ALP activity was assessed using the p-nitrophenol phosphate (pNPP) assay as previously described42. Briefly, cells were lysed with 0.05% Triton-X and quantified using a BCA protein quantification kit (Thermo, UK). Enzyme activity was determined using pNPP (10 mM) and read at 410 nm spectrophotometrically and normalised to total protein. ALP activity was expressed as absorbance in nm/mg total protein per min.
Reverse Transcription-Quantitative Polymerase Chain Reaction
Total RNA was extracted from vSMC using TriZol (Invitrogen, USA) and purity, quality and concentration assessed by optical density at 260/280 nm (Nanodrop2000, Thermo, USA). 500 ng of each sample was reverse transcribed using the Tetro cDNA Synthesis Kit (BioLine, UK) using random hexamers, as per the manufacturer’s instructions, and diluted to a working concentration (50 ng). qPCR was performed in a reaction mixture (10 µL) containing; cDNA (3 µL), of forward and reverse primers (1 µL, 100 µM; Supplementary Table S2) and 4x SYBR Green Lo-ROX (5 µL; Bioline, UK). The qPCR was cycled on a PCR machine (StepOnePlus, Thermo, UK). The initial denaturation was carried out at 95 °C for 5 minutes, followed by 40 cycles of 95 °C for 30 seconds, 58 °C for 30 seconds and 72 °C for 30 seconds, with each sample being performed in triplicate. Relative target gene expression was calculated as a fold change compared to GAPDH and β-Actin housekeeper genes, using the 2−ΔΔCq method.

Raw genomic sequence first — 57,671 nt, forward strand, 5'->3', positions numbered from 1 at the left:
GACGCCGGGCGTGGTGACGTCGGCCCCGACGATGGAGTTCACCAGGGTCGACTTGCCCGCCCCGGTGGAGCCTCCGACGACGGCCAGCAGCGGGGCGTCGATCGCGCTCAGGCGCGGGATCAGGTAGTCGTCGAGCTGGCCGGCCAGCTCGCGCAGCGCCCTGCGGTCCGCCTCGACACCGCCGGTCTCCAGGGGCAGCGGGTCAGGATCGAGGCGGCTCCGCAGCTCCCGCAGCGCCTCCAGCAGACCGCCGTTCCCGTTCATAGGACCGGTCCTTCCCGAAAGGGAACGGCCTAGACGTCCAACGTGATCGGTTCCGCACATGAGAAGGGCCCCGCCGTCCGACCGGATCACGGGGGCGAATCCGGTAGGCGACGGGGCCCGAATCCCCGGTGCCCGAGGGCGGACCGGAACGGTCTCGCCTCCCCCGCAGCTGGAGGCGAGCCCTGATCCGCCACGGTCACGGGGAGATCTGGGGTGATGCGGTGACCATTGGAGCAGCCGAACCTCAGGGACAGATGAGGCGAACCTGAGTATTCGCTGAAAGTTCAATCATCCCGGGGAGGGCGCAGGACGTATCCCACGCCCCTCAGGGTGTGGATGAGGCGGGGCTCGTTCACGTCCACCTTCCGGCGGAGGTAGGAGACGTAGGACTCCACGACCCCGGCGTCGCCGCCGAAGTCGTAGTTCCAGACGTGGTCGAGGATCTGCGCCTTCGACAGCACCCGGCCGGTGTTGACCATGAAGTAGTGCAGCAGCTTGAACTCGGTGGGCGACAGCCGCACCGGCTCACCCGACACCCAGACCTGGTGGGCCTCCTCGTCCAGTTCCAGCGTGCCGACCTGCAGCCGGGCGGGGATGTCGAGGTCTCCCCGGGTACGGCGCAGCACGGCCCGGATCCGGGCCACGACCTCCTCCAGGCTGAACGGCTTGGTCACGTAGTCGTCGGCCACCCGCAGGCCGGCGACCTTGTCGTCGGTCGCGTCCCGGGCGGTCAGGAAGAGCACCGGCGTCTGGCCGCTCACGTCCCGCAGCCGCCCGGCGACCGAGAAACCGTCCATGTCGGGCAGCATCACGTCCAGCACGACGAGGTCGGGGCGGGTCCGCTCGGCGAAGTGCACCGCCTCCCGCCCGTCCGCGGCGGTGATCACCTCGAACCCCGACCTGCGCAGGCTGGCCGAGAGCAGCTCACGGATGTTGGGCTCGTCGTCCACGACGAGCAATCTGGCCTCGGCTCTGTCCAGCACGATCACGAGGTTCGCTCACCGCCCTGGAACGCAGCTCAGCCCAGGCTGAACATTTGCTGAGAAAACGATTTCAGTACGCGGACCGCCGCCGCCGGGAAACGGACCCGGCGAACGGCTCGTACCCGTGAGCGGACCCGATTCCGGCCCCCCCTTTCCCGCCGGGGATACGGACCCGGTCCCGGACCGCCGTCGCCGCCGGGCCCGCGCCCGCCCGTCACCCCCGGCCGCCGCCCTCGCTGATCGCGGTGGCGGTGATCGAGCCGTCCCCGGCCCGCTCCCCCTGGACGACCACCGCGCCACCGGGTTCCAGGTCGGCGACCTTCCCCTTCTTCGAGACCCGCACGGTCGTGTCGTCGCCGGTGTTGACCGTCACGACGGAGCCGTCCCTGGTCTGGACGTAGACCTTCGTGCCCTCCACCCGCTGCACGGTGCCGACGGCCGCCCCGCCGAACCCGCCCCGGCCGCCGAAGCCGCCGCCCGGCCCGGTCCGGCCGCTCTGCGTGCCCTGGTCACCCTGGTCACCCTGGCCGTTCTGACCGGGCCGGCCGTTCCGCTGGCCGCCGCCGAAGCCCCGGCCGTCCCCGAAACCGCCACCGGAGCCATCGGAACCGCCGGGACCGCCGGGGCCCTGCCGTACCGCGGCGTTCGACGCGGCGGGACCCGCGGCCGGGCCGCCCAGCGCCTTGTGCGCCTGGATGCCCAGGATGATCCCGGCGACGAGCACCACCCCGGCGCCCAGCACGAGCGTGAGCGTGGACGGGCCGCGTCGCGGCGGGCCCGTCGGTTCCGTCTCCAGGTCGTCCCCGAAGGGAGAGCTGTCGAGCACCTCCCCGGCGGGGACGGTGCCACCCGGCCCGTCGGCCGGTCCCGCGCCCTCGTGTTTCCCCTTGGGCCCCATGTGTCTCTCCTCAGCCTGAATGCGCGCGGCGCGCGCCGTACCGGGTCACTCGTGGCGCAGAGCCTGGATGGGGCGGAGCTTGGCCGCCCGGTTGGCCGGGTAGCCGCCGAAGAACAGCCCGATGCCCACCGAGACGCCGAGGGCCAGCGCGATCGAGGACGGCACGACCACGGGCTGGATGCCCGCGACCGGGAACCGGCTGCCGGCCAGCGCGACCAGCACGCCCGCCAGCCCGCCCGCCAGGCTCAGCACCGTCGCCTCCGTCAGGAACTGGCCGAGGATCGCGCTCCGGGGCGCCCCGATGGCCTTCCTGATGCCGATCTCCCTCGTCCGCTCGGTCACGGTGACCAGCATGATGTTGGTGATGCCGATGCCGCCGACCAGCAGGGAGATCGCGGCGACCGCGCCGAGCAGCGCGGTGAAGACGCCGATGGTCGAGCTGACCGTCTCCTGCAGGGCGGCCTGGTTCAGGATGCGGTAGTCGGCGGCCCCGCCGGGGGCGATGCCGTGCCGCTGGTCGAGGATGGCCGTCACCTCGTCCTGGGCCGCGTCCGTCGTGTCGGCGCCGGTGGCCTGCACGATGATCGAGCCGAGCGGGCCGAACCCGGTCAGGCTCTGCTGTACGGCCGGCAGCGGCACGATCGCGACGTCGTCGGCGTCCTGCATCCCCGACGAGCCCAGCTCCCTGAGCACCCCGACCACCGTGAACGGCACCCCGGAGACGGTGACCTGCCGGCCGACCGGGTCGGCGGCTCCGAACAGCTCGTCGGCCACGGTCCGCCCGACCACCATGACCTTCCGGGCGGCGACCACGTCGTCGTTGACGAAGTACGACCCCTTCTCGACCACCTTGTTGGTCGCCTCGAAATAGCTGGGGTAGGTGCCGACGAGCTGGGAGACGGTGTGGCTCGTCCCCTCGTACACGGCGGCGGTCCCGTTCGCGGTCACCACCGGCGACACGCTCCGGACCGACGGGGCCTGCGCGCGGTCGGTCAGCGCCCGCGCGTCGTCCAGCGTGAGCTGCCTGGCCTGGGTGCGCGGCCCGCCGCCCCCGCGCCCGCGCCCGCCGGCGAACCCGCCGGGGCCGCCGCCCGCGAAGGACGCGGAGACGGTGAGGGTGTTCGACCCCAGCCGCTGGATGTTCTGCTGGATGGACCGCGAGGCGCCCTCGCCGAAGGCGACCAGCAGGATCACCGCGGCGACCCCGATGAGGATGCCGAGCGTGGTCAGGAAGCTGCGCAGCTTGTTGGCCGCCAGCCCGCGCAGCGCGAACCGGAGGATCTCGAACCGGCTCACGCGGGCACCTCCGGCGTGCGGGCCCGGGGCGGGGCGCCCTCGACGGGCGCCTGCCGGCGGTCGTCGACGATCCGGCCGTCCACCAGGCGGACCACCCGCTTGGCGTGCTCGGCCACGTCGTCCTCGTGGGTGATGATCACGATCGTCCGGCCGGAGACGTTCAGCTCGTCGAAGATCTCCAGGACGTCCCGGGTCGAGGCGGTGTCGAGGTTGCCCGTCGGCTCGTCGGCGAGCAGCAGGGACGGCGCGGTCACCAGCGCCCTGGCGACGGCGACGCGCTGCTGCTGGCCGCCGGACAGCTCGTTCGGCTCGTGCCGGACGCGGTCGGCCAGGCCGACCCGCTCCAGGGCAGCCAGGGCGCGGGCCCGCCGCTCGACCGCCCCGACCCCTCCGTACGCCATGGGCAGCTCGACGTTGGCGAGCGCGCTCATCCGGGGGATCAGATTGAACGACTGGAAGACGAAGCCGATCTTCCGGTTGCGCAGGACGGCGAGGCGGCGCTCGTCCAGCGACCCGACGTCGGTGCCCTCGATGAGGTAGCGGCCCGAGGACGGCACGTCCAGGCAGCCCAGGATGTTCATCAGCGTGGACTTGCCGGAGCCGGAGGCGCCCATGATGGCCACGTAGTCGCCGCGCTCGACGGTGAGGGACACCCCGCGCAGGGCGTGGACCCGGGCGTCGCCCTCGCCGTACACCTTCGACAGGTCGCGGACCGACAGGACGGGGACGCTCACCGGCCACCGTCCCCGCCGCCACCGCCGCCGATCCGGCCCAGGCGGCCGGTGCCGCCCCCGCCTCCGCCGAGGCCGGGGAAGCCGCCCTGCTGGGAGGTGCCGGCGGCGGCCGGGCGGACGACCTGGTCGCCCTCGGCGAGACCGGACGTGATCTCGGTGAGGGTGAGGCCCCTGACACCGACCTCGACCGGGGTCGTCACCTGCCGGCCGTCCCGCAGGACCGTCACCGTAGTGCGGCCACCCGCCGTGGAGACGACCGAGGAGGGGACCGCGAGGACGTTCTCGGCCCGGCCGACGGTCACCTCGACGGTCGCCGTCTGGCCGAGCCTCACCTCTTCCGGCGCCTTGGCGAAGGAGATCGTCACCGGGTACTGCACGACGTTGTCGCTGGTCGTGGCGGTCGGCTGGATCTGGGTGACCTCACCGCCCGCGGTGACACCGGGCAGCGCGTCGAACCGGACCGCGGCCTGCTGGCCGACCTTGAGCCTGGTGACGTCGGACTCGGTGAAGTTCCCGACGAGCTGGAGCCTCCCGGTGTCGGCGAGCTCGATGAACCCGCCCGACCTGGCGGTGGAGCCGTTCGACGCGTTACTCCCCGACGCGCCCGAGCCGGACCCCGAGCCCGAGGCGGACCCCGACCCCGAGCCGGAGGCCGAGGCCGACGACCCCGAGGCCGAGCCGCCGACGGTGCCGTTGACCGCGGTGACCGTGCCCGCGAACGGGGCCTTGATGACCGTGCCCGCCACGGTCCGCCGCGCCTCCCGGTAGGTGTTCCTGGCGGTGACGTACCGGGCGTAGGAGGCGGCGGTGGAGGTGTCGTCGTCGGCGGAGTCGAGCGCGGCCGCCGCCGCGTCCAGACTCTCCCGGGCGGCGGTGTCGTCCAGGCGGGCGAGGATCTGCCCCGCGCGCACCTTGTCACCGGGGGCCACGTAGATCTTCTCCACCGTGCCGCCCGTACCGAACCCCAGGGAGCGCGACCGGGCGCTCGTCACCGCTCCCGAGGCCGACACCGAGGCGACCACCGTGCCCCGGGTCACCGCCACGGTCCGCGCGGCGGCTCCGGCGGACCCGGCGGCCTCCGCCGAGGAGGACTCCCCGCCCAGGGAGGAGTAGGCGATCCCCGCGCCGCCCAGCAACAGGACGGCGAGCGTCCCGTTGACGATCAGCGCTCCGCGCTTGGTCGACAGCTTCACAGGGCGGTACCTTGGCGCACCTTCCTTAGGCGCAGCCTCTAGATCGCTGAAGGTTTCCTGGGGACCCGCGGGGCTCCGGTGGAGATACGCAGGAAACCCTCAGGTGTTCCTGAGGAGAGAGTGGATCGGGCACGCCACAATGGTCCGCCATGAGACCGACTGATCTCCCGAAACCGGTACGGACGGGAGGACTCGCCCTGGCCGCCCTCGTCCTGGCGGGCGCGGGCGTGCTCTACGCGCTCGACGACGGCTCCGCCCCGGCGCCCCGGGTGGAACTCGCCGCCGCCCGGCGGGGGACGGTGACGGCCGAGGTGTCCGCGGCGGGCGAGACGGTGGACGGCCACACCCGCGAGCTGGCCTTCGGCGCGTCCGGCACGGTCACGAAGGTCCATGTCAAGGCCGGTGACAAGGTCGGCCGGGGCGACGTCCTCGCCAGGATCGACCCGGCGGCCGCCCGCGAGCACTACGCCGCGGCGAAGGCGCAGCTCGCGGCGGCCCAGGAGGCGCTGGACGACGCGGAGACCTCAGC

Western Blot Analysis